SANTIAGO, Aug 27 (Reuters) – Vaccinated Chileans attended the first of a series of concerts on Thursday that will be studied in a clinical trial to eliminate risk factors and prevent COVID-19 from spreading among attendees.
The test is the result of an alliance between the Chilean Society of Musical Authors and Interpreters and the University of Chile to assess the danger of contagion in the events, and try to make the live music industry recover after the almost fatal blow inflicted. due to the pandemic and the prolonged quarantines.
A total of 200 seats available will each of the three concerts that local rock band Chancho En Piedra will give over the next three months in a carefully ventilated venue in Santiago.
Attendees must show their vaccination card, wear a mask and undergo PCR tests before the event and again after eight days. Preliminary results will be published in September.
Similar trials have been conducted with audiences of several thousand people attending concerts in Barcelona and Liverpool and revealed a lower rate of spread of COVID than in the community, although in the case of the Liverpool trial, less than half of the attendees they went back to the posttest.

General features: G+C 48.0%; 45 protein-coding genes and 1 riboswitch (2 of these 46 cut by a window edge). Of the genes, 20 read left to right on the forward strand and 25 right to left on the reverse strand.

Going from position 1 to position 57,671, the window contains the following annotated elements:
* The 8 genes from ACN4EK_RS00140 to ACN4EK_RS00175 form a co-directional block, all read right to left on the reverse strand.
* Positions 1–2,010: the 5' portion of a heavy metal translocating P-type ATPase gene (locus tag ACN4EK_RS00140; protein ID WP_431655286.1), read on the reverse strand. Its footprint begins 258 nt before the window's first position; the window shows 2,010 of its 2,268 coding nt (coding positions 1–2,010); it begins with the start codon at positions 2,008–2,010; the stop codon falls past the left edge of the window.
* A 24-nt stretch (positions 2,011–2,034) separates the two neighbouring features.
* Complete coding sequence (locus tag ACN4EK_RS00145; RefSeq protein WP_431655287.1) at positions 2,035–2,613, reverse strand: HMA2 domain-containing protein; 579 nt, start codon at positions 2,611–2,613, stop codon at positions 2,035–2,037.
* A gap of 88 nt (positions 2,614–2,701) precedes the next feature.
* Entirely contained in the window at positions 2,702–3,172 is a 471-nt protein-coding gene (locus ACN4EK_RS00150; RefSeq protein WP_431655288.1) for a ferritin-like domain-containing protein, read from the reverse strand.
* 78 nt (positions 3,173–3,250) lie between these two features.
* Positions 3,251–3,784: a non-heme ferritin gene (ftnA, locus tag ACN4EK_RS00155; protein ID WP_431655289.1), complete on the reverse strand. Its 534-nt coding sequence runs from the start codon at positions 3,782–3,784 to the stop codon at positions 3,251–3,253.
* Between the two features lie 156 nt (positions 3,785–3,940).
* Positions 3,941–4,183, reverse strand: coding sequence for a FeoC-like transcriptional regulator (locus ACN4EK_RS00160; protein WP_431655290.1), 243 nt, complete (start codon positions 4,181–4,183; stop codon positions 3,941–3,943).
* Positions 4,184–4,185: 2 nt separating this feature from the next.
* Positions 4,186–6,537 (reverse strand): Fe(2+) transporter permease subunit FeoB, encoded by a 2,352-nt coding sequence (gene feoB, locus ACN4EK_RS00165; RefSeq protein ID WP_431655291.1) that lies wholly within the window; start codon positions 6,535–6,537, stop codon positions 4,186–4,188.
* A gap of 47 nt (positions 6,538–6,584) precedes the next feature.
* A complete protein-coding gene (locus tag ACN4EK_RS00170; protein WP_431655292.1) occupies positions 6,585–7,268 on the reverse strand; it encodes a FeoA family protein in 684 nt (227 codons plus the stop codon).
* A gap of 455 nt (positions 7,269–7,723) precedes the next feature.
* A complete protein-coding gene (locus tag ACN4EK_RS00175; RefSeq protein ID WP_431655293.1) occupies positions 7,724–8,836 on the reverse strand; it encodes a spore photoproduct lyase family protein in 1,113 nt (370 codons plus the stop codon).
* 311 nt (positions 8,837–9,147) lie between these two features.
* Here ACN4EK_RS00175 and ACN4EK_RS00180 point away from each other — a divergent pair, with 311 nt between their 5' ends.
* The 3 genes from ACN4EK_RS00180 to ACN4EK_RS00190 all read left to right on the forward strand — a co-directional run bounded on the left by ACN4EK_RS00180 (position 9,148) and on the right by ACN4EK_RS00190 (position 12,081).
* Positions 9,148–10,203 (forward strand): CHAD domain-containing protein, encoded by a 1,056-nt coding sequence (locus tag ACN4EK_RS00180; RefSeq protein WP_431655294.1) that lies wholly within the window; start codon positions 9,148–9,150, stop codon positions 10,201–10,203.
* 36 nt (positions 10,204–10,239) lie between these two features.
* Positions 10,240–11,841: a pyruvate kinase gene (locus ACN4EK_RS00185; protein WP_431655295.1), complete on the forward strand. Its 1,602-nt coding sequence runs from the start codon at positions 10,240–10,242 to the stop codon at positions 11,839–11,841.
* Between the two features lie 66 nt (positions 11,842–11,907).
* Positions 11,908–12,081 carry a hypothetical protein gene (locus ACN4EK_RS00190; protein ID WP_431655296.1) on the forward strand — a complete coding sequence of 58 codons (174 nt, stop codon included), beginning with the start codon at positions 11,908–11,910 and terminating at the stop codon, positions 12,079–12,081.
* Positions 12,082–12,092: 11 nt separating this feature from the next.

The Chilean trial is unique because it specifies that attendees must be vaccinated, taking advantage of the fact that Chile has one of the highest vaccination rates in the world, with 70% of its population already fully inoculated.
Alejando Afani, the doctor who leads the trial at the Clinical Hospital of the University of Chile, said that a drop in infections in Chile and the high vaccination rate make it a good time to try to restart massive events.
Eduardo Ibeas, lead singer of the band, said he hoped the participants would take other protective measures seriously. “We wholeheartedly hope that people take care of themselves, so that it is a positive result and that the live shows come back as soon as possible,” he said.
Among those lining up to take the pre-concert test on Thursday was Catalina Osorio, a 29-year-old psychologist, who said she was looking forward to breaking free for the first time in a long time.
“I believe that for the mental health of the population it is something very important to bring culture, art and music closer together, to be able to meet the artists live again, jump, shout, sing, in that experience that runs through you all the body, “he said.
(Reuters Television report, written by Aislinn Laing; Edited by Javier López de Lérida)
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